The X-Station has four HDD bays. Located directly in front of these bays is an intake fan. This fan will blow air directly over your HDDs, which should hopefully keep them cooler than they would have otherwise been. There are also four 5.25" bays just in case you like your case to have a lot of media. You'll notice that there are no toolless accessories in the X-Station. I personally prefer this, but I know some of you are all about not using a screw driver. Inside the box of goodies were an instruction manual, a motherboard speaker and a bag of zip ties and colorful screws. That's right, colorful screws. I know what you're thinking, but trust me, it makes sense. Why wouldn't you want to use Christmas colored screws in your new gaming rig? I know I would.
You'd think that a mid-tower case wouldn't have that many working components. Then again, the X-7 X-Station isn't supposed to be your ordinary case. Let's take a few moments to stop admiring the X-Station's bulky beauty. Instead, let's tear this case apart and find every piece of equipment that shines, moves, beeps, or does anything other than look good. The first parts that come to mind, or at least my mind, are the case fans. The X-Station happens to have three of them. These include two 120mm fans. One is an intake at the front, and the other is an exhaust located at the rear. There is also an 80mm fan located on the right side panel. To me this seems a little minimalistic, especially for a case that is supposed to have superior airflow. The two 120mm fans are powered via Molex connectors, while the little 80mm fan is connected in a slightly more interesting way. The 80mm fan is powered by the case's built-in fan controller. Why is the 80mm fan controlled by the fan controller? I have no idea, that seems a bit odd to me.
While looking at the fans, I noticed that there is a black connector protruding from the side panel. This tells us that there is something electronic underneath the side panel bulk. Removing this bulky part of the side panel is as easy as removing six screws. Believe it or not, once the bulk is removed, the side panel looks like a normal side panel. It is, however, slightly less cool looking without the bulk, so I'll be sure to put it back on later.
Looking at the reverse side of the bulk, we see that there are no filters to stop the fan from sucking in dirt. This may or may not be a problem depending on how powerful the fan is. Near the edge of the bulk we see a small circuit board. Removing it reveals nothing more then two LED's and a button. The button is to both increase and decrease fan speed. This means that every time you touch it, the speed will do the opposite of what it was just doing. In other words, if it just went up it's going to go down. This can be a little irritating at first, because you have to hold the button until it reaches the desired fan speed, but you will eventually get used to it. What's completely peculiar are the LEDs. One of them shines green and the other shines red. You'd expect that when the fan speed is increasing the green LED would shine, and while it's decreasing the red LED would shine. Instead, the two lights alternate every second no matter what you're doing. That's not the only stupid thing, either. If you noticed on the front part of the bulk, there is a shiny black part that looks like it could be an LCD display. Removing that circuit board reveals nothing more then a shiny black piece of plastic. Seriously, what purpose could that possibly serve?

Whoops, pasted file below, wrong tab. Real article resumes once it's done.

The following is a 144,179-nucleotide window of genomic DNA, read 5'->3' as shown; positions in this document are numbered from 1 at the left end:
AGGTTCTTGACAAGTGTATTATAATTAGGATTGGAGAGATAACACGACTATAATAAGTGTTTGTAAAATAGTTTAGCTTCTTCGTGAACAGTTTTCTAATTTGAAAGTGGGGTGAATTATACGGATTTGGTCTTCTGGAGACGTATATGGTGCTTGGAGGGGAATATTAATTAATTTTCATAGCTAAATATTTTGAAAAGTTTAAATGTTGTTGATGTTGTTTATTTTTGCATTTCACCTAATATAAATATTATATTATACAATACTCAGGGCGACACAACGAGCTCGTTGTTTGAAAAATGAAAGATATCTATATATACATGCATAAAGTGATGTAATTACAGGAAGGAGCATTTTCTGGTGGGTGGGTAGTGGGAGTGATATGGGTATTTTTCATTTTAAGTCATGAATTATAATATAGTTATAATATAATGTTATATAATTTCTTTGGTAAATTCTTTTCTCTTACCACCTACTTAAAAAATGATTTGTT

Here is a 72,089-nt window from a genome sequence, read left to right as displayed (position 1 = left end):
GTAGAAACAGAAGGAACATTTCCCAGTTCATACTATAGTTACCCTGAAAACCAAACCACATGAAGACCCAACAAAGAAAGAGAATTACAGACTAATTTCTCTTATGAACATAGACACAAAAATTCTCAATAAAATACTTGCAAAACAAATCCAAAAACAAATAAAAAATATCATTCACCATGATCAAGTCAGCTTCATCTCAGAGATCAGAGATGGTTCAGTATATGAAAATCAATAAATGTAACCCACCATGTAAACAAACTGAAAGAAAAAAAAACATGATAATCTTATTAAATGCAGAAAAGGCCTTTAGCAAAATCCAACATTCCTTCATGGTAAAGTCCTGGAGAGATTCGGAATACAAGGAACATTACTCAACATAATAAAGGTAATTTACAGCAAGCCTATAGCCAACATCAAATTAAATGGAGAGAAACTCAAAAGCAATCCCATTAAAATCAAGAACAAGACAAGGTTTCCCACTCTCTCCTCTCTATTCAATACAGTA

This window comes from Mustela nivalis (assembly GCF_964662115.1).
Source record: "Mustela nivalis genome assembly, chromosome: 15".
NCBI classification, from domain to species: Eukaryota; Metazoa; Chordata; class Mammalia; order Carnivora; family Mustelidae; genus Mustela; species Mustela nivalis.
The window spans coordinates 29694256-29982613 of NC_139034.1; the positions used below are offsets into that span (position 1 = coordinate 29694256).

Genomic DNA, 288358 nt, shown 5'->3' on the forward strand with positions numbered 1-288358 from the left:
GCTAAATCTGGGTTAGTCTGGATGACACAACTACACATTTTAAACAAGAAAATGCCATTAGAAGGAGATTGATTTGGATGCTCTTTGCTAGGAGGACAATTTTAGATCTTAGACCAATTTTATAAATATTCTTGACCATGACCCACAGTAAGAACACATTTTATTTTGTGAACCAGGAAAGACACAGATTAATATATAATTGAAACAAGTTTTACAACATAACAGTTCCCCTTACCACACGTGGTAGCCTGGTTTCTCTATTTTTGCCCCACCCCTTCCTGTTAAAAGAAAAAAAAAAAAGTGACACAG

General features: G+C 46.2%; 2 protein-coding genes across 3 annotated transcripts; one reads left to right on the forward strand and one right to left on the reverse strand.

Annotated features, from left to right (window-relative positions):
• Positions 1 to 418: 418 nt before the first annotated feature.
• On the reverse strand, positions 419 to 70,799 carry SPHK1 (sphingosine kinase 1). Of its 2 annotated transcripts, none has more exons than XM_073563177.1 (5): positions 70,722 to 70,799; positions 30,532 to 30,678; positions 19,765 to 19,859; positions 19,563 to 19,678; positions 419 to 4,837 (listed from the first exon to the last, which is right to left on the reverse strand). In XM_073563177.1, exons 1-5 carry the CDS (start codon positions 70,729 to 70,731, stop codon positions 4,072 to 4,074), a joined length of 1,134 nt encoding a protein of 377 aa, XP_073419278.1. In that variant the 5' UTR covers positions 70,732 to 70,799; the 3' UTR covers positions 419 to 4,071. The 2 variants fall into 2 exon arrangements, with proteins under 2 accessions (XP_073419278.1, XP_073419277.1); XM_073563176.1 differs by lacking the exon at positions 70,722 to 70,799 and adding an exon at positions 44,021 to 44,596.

I decided that the next thing to look at should be the front panel of the X-7 X-Station. However, when I removed it, I realized that there was more than should be written about in one paragraph. For this reason I'll be splitting it up.
The X-7 X-Station fan controller is both special and nothing special. It's special because it comes built-in with the case, which isn't very common. It's not special, because it's a fan controller that only controls one fan and monitors only one temperature. Hey, it's better then nothing, right!? The front of the fan controller's PCB has the LCD display and a green LED. Even though it appears to be taped on via electrical tape, I assure you it isn't. I'm not actually sure why the electrical tape is there, but this case has stranger things on it. The back of the PCB has what you'd expect to see, resistors and capacitors. There is also a speaker, two PWM connectors, and believe it or not, a reset button. Why the reset button is on the inside of the fan controller where no one will think to look escapes me. The fan controller is powered by a Molex connector, while it gives power to the 80mm fan via a 3-pin connector. There is also a temperature sensor to monitor the temps of whatever hardware you put it near it, and a ribbon cable that connects to the PCB on the right side panel.
The X-7 X-Station comes jam-packed with four USB ports, a front audio jack and a front mic jack. One quick note on this particular part of the case: The PCB looks extremely easy to remove, and it is, but it isn't easy to put back in. The USB ports are hooked in a way that is supposed to make them stay in place. What this actually accomplished was make me spend a good half an hour trying to wiggle this thing back into place. My advice is that you don't remove it, then again why would you need to? Now that the front of the case has had its guts removed, it's easy to see the HDD LED cables and the power switch cables. It's cool because there are two of each. This is a very unique and great design concept.
Before I put my hardware into the X-7 X-Station, I'd like you guys to take a look at something that is completely ridiculous. Below are two pictures. One is of the front intake fan, and the other is of the part of the front panel that is directly in front of the intake fan. Do you see the problem? Directly in front of the fan is nothing more than plastic. Off to the sides are four small holes, and if they were in front of the fan this would have been okay. However, where they are located they defeat the purpose of the fan. The holes are all the way to the side of the front panel, which puts them directly past the edges of the fan. Not only that, but half of the holes are above the fan. This seems to me like it will counteract the whole purpose of the intake fan! We will have to see, won't we?